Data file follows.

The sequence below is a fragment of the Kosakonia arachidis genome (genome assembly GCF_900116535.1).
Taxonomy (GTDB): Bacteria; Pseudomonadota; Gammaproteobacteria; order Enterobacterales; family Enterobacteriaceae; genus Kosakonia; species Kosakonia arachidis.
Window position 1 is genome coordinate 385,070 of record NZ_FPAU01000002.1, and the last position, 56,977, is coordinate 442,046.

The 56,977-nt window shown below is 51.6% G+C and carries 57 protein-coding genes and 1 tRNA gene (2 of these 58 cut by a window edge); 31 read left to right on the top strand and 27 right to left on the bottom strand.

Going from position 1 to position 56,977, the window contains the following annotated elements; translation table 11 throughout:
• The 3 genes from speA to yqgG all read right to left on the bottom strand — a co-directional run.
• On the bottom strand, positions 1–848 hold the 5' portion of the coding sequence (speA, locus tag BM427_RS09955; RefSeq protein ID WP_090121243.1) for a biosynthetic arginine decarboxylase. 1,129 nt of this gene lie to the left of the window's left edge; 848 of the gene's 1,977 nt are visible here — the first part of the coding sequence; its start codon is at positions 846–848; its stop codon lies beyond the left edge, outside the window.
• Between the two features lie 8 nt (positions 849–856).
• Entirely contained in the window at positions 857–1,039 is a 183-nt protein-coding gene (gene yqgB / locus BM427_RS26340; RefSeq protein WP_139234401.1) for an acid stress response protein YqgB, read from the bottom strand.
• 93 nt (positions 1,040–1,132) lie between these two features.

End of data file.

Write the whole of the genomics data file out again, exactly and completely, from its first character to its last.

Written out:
The sequence below is a fragment of the Kosakonia arachidis genome (genome assembly GCF_900116535.1).
Taxonomy (GTDB): Bacteria; Pseudomonadota; Gammaproteobacteria; order Enterobacterales; family Enterobacteriaceae; genus Kosakonia; species Kosakonia arachidis.
Window position 1 is genome coordinate 385,070 of record NZ_FPAU01000002.1, and the last position, 56,977, is coordinate 442,046.

The 56,977-nt window shown below is 51.6% G+C and carries 57 protein-coding genes and 1 tRNA gene (2 of these 58 cut by a window edge); 31 read left to right on the top strand and 27 right to left on the bottom strand.

Going from position 1 to position 56,977, the window contains the following annotated elements; translation table 11 throughout:
• The 3 genes from speA to yqgG all read right to left on the bottom strand — a co-directional run.
• On the bottom strand, positions 1–848 hold the 5' portion of the coding sequence (speA, locus tag BM427_RS09955; RefSeq protein ID WP_090121243.1) for a biosynthetic arginine decarboxylase. 1,129 nt of this gene lie to the left of the window's left edge; 848 of the gene's 1,977 nt are visible here — the first part of the coding sequence; its start codon is at positions 846–848; its stop codon lies beyond the left edge, outside the window.
• Between the two features lie 8 nt (positions 849–856).
• Entirely contained in the window at positions 857–1,039 is a 183-nt protein-coding gene (gene yqgB / locus BM427_RS26340; RefSeq protein WP_139234401.1) for an acid stress response protein YqgB, read from the bottom strand.
• 93 nt (positions 1,040–1,132) lie between these two features.